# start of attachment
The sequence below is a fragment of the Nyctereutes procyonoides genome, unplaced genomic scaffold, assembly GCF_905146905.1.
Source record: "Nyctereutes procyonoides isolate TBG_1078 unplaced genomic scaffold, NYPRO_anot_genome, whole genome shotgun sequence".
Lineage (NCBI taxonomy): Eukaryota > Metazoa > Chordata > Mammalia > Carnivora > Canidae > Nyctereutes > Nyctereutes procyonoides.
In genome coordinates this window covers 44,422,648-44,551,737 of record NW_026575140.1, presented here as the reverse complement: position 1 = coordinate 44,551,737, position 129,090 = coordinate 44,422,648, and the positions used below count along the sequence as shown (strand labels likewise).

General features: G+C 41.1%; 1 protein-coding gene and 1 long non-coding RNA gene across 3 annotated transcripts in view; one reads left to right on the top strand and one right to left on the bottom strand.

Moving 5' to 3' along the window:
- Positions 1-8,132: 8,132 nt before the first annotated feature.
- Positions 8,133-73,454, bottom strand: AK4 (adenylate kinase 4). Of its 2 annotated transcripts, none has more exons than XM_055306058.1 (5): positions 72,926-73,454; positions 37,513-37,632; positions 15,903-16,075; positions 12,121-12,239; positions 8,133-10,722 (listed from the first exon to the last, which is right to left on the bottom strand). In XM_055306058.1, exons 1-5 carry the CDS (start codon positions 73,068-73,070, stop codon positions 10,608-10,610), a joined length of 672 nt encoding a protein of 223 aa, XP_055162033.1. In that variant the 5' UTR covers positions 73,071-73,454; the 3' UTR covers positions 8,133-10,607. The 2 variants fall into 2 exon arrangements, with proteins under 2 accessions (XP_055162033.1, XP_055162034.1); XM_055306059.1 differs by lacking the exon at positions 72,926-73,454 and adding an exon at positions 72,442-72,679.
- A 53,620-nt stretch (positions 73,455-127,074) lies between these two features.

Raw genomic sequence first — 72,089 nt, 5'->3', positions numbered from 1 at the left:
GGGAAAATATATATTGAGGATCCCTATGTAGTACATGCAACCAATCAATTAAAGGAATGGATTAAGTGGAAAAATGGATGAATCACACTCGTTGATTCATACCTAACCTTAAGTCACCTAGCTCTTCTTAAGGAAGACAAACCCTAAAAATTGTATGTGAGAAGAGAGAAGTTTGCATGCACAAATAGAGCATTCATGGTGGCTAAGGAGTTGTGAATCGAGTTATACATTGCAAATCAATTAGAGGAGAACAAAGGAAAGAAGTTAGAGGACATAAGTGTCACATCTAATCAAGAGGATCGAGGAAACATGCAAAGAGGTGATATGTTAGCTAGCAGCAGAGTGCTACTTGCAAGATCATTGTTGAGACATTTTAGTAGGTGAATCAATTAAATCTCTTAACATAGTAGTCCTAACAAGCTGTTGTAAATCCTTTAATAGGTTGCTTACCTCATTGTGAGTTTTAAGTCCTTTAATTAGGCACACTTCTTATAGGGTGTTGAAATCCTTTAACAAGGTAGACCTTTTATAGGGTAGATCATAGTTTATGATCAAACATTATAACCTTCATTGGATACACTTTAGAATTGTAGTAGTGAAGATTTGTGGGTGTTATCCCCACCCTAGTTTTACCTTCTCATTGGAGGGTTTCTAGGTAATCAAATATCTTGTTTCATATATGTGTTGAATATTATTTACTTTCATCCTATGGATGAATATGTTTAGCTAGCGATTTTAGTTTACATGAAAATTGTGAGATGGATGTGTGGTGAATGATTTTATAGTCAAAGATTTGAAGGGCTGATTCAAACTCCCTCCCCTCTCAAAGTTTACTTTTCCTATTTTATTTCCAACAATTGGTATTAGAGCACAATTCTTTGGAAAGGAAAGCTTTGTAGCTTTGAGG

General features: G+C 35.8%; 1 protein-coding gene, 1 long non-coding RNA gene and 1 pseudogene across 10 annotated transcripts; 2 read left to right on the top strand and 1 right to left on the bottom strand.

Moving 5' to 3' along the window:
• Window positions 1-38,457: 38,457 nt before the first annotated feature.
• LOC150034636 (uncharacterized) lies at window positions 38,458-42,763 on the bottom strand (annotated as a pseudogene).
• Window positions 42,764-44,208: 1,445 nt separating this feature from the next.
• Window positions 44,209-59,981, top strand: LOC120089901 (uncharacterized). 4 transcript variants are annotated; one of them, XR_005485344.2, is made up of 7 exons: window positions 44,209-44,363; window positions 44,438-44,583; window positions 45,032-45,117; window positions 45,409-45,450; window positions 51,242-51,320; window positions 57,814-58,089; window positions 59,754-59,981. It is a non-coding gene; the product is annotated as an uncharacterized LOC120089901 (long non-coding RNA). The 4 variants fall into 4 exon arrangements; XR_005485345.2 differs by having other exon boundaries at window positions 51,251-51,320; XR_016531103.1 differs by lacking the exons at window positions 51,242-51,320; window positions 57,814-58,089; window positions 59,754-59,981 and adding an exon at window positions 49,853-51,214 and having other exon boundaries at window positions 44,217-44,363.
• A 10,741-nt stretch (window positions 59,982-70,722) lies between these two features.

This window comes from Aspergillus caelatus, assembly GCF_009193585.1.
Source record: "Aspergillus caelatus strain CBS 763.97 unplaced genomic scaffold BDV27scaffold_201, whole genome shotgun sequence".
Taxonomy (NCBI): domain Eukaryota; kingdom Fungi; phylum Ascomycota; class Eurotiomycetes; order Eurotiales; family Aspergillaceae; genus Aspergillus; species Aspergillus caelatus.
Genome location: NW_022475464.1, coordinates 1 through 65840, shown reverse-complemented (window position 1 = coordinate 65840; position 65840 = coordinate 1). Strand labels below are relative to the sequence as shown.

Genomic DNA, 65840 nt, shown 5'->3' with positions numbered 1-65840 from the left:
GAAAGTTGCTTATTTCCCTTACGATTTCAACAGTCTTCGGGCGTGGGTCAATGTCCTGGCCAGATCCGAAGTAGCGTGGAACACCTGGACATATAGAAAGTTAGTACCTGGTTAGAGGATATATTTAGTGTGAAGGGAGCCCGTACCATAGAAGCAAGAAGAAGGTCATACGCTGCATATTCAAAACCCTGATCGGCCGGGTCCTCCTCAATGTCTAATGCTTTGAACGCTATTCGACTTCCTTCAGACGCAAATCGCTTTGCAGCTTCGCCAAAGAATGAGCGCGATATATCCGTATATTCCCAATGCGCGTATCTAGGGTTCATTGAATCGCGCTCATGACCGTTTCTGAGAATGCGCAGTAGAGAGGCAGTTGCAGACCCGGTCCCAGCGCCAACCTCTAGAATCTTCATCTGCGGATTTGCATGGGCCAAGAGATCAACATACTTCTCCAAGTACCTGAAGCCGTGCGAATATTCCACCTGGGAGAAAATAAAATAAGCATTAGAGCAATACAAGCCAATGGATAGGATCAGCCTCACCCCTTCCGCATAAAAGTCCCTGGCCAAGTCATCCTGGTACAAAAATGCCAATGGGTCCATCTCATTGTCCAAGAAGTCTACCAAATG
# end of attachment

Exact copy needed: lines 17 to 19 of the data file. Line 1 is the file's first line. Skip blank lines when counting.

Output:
• Window positions 44,209-59,981, top strand: LOC120089901 (uncharacterized). 4 transcript variants are annotated; one of them, XR_005485344.2, is made up of 7 exons: window positions 44,209-44,363; window positions 44,438-44,583; window positions 45,032-45,117; window positions 45,409-45,450; window positions 51,242-51,320; window positions 57,814-58,089; window positions 59,754-59,981. It is a non-coding gene; the product is annotated as an uncharacterized LOC120089901 (long non-coding RNA). The 4 variants fall into 4 exon arrangements; XR_005485345.2 differs by having other exon boundaries at window positions 51,251-51,320; XR_016531103.1 differs by lacking the exons at window positions 51,242-51,320; window positions 57,814-58,089; window positions 59,754-59,981 and adding an exon at window positions 49,853-51,214 and having other exon boundaries at window positions 44,217-44,363.
• A 10,741-nt stretch (window positions 59,982-70,722) lies between these two features.

This window comes from Aspergillus caelatus, assembly GCF_009193585.1.